Book Review: Clustered Injustice and the level green (Luke Clements, LAG, 2020)

Clustered Injustice and the level green (Luke Clements, Legal Action Group, 2020, ebook/paperback, £20)

In some ways, it is ironic that this book is published by the (wonderful) Legal Action Group, because one reading of its 124 pages of densely argued and righteously furious central text is that many of LAG’s most dedicated readers could be seen as part of the problem for peoples whose lives are disadvantaged.  By working within a legal system that focuses on legal problems as divisible, personal issues, and by mounting judicial reviews against specific decisions, or discrimination actions against particular policies, lawyers could be seen as reinforcing the fundamental clustered injustices that the system as a whole inflicts upon individuals whose lives are disadvantaged.

Indeed, Luke Clements, the Cerebra Professor of Law & Social Justice at Leeds University and a solicitor himself, in his concluding chapter expressly makes a strong case (in the context of creating the sort of problem-solving organisational cultures he sees as necessary) for less “heavy lifting” to be done by lawyers – and more by social care professionals, at least within administrative systems that are non-managerialist.   That the final substantive chapter does seek to offer solutions is welcome, as the tenor of the first 6 are so unremittingly (and groundedly) grim in their delineation of the problem that it is difficult to see any possible light at the end of the tunnel.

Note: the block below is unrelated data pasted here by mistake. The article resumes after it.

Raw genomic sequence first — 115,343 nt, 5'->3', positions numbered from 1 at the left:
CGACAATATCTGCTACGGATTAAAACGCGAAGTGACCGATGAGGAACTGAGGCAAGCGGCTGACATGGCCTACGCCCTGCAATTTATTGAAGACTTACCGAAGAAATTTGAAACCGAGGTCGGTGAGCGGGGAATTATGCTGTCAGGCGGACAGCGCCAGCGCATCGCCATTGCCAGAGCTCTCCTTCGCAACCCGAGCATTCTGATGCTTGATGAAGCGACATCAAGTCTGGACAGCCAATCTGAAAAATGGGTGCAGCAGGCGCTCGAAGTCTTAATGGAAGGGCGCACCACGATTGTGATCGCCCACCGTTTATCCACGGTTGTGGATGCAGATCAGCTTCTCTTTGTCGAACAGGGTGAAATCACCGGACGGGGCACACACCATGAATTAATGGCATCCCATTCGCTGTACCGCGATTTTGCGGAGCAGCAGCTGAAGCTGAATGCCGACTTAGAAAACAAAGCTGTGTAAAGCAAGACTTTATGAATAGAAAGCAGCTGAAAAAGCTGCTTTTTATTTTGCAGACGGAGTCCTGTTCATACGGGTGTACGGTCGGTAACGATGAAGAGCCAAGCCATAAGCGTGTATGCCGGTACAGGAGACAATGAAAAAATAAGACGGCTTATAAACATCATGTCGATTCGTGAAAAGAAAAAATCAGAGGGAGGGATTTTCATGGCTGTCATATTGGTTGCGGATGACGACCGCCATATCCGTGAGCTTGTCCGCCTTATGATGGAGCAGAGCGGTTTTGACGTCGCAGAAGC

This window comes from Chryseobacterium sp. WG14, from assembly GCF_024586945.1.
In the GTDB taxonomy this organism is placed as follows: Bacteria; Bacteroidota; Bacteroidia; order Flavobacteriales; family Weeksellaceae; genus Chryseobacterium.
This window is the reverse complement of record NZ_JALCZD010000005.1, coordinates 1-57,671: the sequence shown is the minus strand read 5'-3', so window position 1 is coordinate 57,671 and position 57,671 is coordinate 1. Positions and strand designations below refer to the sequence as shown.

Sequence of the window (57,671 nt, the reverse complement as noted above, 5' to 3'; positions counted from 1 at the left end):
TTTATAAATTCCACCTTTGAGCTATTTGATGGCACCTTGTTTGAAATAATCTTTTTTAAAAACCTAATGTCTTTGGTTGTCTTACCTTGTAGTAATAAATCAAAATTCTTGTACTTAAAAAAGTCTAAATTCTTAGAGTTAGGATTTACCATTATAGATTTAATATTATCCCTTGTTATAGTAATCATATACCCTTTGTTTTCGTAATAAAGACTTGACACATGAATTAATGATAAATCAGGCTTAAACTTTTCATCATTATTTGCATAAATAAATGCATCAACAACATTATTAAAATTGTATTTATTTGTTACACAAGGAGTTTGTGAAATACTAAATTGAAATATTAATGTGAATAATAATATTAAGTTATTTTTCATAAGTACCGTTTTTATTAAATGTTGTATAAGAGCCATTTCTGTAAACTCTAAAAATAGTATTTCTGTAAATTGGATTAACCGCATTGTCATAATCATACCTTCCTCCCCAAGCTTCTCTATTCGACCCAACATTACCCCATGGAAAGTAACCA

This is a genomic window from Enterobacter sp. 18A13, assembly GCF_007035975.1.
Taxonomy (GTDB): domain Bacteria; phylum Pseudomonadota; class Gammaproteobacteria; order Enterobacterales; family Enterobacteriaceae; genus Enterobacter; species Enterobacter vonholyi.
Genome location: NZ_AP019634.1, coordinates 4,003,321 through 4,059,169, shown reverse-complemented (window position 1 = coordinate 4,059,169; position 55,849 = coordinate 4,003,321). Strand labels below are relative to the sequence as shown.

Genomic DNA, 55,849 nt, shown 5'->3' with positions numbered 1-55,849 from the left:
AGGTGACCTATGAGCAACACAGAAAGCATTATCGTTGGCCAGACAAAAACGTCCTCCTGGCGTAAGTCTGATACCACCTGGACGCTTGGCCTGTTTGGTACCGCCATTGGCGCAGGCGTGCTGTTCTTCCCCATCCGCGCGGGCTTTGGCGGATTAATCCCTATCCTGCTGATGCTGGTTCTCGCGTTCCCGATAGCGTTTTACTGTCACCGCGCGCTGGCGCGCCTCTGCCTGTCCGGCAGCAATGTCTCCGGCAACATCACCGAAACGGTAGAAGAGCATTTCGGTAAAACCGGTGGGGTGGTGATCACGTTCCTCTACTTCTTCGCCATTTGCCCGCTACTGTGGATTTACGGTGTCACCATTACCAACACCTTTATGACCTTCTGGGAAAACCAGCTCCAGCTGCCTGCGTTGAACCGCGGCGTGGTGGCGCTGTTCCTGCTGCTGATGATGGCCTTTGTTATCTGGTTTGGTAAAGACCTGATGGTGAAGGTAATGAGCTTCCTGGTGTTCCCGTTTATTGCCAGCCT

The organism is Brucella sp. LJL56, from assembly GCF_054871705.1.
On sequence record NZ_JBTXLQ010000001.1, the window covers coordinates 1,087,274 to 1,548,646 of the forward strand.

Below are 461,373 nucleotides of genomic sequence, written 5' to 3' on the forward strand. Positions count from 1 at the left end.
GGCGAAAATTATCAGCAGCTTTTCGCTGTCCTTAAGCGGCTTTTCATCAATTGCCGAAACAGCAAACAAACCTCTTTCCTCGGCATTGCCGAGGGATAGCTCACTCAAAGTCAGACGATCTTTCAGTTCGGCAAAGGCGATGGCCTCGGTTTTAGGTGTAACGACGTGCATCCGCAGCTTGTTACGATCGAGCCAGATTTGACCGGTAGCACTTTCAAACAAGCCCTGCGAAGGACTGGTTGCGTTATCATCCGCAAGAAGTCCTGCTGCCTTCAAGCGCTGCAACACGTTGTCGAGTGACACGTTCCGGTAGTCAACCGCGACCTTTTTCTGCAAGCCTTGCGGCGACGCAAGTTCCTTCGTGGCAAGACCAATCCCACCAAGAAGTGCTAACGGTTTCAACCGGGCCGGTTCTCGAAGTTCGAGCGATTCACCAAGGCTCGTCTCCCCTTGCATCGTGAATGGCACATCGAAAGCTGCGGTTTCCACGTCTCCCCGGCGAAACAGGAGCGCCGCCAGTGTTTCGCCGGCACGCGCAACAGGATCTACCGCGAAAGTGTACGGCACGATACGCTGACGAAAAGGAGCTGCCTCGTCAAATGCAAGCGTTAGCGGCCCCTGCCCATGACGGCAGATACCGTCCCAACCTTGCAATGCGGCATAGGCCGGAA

It is very much to LAG’s credit that they should be publishing this book, which serves as so important a reminder that legal action (two of the three words within the publisher’s very title) is not, and should not just be, limited to taking action within the law as it stands, but also taking action about the law.   And to do that requires precisely the sort of detailed, careful, and empirical analysis of and challenge to the wider system within the law sits that this book offers.

[Full disclosure, I was provided with a copy of this book by the publishers.  I am always happy to review books in the field of mental capacity and mental health law (broadly defined).]

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